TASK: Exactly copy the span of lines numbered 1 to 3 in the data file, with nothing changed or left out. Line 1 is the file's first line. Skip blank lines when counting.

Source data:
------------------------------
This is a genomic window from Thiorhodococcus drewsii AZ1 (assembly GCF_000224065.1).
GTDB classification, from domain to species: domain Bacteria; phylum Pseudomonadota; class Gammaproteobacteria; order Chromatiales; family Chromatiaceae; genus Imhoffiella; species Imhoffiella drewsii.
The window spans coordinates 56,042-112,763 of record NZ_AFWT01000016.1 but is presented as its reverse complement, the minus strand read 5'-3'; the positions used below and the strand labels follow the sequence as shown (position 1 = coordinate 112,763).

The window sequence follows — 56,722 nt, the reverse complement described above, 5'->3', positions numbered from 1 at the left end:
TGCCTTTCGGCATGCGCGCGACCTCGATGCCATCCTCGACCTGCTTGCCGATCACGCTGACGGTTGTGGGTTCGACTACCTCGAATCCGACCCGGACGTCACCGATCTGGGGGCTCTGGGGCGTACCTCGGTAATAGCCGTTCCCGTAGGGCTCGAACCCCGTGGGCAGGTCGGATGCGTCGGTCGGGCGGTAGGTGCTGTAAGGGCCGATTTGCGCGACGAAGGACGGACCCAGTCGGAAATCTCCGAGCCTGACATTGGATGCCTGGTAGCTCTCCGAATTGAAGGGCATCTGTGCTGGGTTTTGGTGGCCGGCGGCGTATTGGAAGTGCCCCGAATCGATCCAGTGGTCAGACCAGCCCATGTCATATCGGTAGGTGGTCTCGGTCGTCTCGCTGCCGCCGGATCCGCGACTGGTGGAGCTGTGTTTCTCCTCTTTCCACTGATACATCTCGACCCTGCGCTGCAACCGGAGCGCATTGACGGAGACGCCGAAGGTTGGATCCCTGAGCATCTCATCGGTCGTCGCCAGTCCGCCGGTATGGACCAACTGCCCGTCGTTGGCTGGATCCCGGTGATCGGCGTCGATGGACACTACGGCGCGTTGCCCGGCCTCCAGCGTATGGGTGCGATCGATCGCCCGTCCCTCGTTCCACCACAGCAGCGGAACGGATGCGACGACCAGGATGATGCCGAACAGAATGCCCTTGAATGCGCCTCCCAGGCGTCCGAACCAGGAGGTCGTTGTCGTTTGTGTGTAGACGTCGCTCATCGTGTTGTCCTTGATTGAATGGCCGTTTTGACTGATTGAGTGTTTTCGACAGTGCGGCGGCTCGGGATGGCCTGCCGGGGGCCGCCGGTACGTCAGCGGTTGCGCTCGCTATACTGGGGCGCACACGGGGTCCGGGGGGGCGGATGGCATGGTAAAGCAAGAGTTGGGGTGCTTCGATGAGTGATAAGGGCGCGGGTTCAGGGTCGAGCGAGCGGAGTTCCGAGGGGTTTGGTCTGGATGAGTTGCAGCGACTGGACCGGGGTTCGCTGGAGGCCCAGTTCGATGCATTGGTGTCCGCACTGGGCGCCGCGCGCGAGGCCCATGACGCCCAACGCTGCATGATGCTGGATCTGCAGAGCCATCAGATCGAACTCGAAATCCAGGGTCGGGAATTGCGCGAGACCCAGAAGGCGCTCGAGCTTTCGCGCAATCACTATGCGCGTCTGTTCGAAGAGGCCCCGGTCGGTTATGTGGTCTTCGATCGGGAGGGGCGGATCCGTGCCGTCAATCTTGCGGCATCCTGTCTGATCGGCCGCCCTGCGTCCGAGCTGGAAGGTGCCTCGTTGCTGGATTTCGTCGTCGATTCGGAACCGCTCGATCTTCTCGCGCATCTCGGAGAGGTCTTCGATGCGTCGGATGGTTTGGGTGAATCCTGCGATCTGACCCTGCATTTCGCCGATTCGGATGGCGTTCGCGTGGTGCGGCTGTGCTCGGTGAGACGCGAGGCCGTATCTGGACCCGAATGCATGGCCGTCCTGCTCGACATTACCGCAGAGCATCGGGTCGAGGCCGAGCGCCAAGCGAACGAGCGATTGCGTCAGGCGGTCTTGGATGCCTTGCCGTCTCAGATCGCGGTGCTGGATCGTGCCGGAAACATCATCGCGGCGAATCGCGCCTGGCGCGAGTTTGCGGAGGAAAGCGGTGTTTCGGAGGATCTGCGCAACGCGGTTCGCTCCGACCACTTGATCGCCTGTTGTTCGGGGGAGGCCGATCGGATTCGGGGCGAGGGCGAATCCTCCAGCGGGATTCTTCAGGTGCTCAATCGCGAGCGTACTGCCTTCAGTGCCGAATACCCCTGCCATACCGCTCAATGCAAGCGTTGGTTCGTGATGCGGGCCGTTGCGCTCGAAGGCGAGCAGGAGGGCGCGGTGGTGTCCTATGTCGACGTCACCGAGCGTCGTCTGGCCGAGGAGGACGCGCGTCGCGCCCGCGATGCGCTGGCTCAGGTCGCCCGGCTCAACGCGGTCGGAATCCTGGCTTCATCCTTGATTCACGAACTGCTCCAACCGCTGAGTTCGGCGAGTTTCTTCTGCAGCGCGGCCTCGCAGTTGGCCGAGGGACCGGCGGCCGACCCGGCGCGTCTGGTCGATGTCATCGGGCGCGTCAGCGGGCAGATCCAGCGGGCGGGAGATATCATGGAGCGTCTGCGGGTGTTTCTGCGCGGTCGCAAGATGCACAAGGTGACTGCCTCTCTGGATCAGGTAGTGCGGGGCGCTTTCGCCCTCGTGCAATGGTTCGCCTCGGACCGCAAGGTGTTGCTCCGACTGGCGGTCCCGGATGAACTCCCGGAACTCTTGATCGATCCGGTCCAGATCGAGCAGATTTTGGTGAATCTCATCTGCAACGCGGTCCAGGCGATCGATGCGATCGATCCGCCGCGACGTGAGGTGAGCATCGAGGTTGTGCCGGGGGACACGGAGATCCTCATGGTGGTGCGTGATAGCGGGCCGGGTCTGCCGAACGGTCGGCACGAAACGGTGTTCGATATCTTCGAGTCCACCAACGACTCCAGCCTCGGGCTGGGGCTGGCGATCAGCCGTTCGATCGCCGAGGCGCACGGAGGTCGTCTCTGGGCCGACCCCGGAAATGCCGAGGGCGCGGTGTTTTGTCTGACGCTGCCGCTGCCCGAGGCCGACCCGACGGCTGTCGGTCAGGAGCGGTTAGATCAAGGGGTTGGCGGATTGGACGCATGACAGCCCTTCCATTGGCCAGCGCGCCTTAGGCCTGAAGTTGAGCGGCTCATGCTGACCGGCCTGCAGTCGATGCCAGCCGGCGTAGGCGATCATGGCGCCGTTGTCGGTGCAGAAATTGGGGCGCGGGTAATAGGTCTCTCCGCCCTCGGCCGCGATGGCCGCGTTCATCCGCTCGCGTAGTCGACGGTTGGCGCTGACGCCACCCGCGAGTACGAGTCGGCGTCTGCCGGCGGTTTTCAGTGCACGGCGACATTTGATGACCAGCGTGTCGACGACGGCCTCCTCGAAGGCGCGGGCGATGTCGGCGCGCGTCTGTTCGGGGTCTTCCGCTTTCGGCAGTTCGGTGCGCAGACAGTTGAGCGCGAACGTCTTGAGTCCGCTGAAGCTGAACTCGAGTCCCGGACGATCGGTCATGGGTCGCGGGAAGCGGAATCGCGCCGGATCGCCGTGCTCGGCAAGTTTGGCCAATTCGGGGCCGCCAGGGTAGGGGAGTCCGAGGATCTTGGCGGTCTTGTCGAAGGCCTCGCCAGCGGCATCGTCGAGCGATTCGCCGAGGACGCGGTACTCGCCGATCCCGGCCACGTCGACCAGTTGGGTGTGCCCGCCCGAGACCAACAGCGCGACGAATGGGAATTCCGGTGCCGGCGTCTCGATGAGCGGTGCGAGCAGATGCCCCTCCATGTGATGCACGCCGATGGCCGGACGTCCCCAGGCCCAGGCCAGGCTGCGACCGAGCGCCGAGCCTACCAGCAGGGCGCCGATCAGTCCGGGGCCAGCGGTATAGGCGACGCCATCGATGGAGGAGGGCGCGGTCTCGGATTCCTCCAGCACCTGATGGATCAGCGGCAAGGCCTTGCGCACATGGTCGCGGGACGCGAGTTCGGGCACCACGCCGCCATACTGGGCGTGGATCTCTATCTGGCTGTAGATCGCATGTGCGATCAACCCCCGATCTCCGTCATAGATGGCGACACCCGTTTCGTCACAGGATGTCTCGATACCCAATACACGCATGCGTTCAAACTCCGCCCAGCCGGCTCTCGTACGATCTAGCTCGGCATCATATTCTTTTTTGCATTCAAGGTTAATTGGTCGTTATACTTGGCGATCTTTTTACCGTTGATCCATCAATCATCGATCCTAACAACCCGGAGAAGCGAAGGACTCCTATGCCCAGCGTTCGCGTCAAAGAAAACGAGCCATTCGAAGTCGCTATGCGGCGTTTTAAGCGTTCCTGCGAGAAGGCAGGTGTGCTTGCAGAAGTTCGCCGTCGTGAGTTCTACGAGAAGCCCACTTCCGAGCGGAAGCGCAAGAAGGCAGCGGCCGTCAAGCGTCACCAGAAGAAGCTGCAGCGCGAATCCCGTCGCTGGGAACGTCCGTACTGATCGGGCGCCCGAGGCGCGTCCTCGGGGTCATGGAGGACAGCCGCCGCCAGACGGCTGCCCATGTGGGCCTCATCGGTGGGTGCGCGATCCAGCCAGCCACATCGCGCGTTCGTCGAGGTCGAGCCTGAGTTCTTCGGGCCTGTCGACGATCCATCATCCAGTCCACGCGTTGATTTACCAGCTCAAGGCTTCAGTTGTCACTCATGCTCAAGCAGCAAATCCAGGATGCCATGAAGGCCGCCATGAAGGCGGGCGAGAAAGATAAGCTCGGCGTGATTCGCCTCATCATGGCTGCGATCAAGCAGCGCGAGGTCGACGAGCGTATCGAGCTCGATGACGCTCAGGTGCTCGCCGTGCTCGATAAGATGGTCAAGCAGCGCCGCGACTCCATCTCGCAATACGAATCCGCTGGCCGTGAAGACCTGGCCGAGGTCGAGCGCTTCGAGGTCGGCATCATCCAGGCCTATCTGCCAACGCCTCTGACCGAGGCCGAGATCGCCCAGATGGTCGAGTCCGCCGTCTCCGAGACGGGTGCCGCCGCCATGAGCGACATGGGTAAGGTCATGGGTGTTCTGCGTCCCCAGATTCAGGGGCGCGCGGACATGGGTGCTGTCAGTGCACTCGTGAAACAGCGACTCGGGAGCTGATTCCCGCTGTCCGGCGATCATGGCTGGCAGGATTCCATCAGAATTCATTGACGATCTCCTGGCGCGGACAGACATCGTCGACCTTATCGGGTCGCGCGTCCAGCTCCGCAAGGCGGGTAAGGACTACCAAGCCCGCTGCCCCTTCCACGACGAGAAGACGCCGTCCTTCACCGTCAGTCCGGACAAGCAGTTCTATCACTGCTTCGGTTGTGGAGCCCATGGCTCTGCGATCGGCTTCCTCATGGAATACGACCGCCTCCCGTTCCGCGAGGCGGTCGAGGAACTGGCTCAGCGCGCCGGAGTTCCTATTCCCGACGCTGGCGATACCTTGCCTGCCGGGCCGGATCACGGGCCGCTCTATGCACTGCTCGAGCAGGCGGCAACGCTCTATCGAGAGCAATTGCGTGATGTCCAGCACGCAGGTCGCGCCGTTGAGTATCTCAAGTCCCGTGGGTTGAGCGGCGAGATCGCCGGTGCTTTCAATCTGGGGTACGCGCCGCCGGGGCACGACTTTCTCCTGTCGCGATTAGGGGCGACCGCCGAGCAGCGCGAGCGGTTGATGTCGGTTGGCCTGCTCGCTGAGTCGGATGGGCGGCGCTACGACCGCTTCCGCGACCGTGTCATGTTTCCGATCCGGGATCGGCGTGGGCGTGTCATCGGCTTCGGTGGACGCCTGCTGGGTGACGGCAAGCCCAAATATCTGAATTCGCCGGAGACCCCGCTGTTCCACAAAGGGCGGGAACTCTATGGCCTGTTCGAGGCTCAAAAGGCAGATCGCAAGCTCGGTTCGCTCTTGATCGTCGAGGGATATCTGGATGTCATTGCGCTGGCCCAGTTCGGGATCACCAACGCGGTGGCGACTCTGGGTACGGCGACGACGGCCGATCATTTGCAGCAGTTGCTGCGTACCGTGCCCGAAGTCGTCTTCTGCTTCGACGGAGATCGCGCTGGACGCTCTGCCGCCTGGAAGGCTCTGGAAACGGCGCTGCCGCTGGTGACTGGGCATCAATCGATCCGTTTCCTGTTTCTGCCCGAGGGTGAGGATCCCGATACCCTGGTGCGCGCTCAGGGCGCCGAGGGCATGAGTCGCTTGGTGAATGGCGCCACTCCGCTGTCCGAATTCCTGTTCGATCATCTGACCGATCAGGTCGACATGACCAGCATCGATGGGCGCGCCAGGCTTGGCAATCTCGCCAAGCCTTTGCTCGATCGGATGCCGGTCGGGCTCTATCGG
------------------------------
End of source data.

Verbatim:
This is a genomic window from Thiorhodococcus drewsii AZ1 (assembly GCF_000224065.1).
GTDB classification, from domain to species: domain Bacteria; phylum Pseudomonadota; class Gammaproteobacteria; order Chromatiales; family Chromatiaceae; genus Imhoffiella; species Imhoffiella drewsii.
The window spans coordinates 56,042-112,763 of record NZ_AFWT01000016.1 but is presented as its reverse complement, the minus strand read 5'-3'; the positions used below and the strand labels follow the sequence as shown (position 1 = coordinate 112,763).